Yes, it’s been a long impromptu hiatus, but I’ll see if I can keep the momentum going for the meantime
Minneapolis’ new mayor Betsy Hodges has boldly set a goal of growing to 500,000 (or more) residents by 2025. Many are talking about whether that’s too fast to be sustainable or if it’s even realistic, but no one is bringing up point about whether Minneapolis is going to sell its local soul for a big number. What kind of people are we bringing in, over 100,000 of them too, to reach this goal? Are they going to be the bike-loving co-op shopping, local band listening, theatre going, GLBTQ accepting lot that we have now, or will we see that become diluted?
We already have a sneak peak of what kind of residents this yet-to-be 1/5th of the population is like.
1. They love their cars.
Notice the multi-story garages that have been coming part and parcel with some luxury apartment developments in Downtown and Uptown? There are so many that I don’t need to cite an example. New developments like these are not attractive to residents like myself who don’t even ask about parking because we’re happy to ride our bikes or the bus. A parking space for what? We live in the city because we don’t need or want a car: we want to live an urban lifestyle. Currently, the city is catering to a suburban lifestyle which just so happens to be based in Minneapolis boundaries. Take the proposed Eclipse where the developer is seeking a variance for extra parking spaces.
2. They’re not into the local culture.
The Whole Foods in the 220 Hennepin apartment building is quite symbolic about the taste of the 100,000+ people the city is wooing to its densest neighborhoods: chains. Uptown, the other fastest growing area in the city, has seen a surge in chain establishments. You’re not going to find Electric Fetus’ new cousin in any of these new luxury builds. Nor will you find many interesting affordable restaurants (World Street Kitchen is the only one coming to mind) or quirky standbys the likes of Galactic Pizza which delivers your pie via superheroes or Ecopolitan with its focus on the utmost ethical eats (vegan, in this case raw). Bars? I can’t think of one that sits on the first floor on one of these, let alone one worth frequenting. And you can forget about any live music venue like 331 or Triple Rock ever surfacing: any remote possibility will have a genre starting with the word “smooth” or “soft”. While tons of new residents are being added they are at the same time adding just as little to improve the local culture.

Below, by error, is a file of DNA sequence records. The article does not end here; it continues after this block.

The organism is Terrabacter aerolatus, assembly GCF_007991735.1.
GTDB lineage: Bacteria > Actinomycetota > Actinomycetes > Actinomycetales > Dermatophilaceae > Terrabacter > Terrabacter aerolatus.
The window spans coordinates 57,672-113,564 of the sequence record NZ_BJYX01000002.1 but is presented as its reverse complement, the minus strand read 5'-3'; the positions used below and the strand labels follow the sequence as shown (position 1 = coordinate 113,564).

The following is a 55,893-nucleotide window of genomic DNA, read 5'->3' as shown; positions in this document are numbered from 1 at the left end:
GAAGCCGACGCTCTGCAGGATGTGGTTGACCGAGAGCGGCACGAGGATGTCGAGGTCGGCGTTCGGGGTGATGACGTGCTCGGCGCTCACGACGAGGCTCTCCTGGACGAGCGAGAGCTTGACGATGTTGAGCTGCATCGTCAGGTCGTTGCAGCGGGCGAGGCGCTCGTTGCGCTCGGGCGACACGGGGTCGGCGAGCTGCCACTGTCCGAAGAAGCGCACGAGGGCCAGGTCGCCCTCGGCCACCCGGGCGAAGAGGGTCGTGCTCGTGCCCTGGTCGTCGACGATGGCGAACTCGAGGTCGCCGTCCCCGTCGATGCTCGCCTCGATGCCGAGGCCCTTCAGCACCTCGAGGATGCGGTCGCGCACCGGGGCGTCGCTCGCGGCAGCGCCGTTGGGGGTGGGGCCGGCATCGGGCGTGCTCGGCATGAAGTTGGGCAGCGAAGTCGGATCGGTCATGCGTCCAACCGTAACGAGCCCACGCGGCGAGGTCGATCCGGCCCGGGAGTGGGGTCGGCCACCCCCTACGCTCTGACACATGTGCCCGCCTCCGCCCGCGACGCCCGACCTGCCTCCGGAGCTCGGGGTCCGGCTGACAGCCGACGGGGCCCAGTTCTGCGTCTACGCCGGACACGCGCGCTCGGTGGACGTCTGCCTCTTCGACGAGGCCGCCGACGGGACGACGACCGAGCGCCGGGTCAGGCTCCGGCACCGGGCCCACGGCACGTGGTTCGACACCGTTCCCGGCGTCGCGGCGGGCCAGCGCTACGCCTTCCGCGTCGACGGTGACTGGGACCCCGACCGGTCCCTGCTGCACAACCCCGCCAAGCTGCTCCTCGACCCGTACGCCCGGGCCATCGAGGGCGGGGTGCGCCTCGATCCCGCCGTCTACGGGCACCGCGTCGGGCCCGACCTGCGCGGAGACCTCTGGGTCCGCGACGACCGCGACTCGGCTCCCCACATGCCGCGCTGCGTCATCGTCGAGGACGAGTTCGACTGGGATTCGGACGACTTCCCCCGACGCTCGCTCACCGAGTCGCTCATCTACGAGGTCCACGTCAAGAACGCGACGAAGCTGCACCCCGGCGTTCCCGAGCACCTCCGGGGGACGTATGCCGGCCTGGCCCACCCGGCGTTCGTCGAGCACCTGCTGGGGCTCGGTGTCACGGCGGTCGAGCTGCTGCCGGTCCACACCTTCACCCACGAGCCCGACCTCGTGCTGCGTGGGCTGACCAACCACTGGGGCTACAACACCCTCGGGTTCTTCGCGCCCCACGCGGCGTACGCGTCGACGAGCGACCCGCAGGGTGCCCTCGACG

3. They stay in their upper-class clique.
In a co-op, neighborhood bar, or local cheap ethnic restaurant, the luxury apartment dweller is sighted about as often as a wolverine in Michigan (virtually never). They stick to chains (malls for weekend shopping when they want diversity), yuppie lounges where drinks are typically $10 and up and hopefully of the “ultra” variety, and if they want to dabble in the authentic Vietnamese fare which abounds in Minneapolis thanks to its unusually large Vietnamese and Hmong population they will only dabble in a watered-down fusion version in a sleek setting devoid of Vietnamese and/or Hmong clientele. And when they’re looking for Mexican fare, instead of a quality local Mexican-run restaurants on Lake Street or Central Avenue they’ll pay $14 for guacamole (with lime omitted!!! Who in their right mind makes guac w/o a healthy dose lime and salt!!!). It’ll be in a similar setting with accompanying high prices that only a very small percentage of Mexican-Americans can afford and to add insult to injury you’re paying money to a place that’s brazenly butchering your language in the name of the restaurant itself.
OK, so before point #4 turns into an exponentially longer rant, I think you can see my point; growing our population to and above our 1950s peak level is a worthy goal, but only if it doesn’t result in watering down our liberal local culture that embraces the “other” and worthy virtues like minimizing harmful lifestyle choices that harm the environment, consciously supporting local businesses, and being accepting of GLBTQ individuals and whole-heartedly welcoming cyclists on our streets instead of honking at them (there’s a reason Mpls is ranked way higher for bike-friendliness than NYC). Well-monied upper-class types, whether from the Twin Cities metro or even Manhattan don’t typically embody such an ethos and opening the floodgates to let that demographic get us to this goal will have a predictably negative impact on our culture.